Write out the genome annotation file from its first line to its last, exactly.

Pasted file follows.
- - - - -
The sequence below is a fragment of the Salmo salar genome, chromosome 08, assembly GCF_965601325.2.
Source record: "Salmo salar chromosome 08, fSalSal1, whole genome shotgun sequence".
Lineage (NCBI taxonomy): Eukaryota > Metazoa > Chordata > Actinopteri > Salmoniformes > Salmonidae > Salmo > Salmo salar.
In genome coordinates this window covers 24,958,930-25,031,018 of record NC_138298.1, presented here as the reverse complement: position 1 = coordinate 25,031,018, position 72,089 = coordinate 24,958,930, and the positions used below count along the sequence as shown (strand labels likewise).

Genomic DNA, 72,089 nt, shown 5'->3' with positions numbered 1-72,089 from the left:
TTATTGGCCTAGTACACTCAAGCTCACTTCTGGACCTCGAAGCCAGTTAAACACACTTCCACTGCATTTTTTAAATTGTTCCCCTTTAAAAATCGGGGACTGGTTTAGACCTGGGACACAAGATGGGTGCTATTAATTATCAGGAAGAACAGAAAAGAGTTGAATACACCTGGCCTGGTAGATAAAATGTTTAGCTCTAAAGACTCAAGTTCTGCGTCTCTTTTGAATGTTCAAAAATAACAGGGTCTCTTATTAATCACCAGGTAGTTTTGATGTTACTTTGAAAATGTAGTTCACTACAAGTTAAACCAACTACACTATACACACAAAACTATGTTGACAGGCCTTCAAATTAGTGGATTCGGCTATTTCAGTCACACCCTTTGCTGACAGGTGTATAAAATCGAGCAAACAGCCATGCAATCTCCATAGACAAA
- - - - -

The sequence below is a fragment of the Salmo salar genome, chromosome 08, assembly GCF_965601325.2.
Source record: "Salmo salar chromosome 08, fSalSal1, whole genome shotgun sequence".
Lineage (NCBI taxonomy): Eukaryota > Metazoa > Chordata > Actinopteri > Salmoniformes > Salmonidae > Salmo > Salmo salar.
In genome coordinates this window covers 24,958,930-25,031,018 of record NC_138298.1, presented here as the reverse complement: position 1 = coordinate 25,031,018, position 72,089 = coordinate 24,958,930, and the positions used below count along the sequence as shown (strand labels likewise).

Genomic DNA, 72,089 nt, shown 5'->3' with positions numbered 1-72,089 from the left:
TTATTGGCCTAGTACACTCAAGCTCACTTCTGGACCTCGAAGCCAGTTAAACACACTTCCACTGCATTTTTTAAATTGTTCCCCTTTAAAAATCGGGGACTGGTTTAGACCTGGGACACAAGATGGGTGCTATTAATTATCAGGAAGAACAGAAAAGAGTTGAATACACCTGGCCTGGTAGATAAAATGTTTAGCTCTAAAGACTCAAGTTCTGCGTCTCTTTTGAATGTTCAAAAATAACAGGGTCTCTTATTAATCACCAGGTAGTTTTGATGTTACTTTGAAAATGTAGTTCACTACAAGTTAAACCAACTACACTATACACACAAAACTATGTTGACAGGCCTTCAAATTAGTGGATTCGGCTATTTCAGTCACACCCTTTGCTGACAGGTGTATAAAATCGAGCAAACAGCCATGCAATCTCCATAGACAAA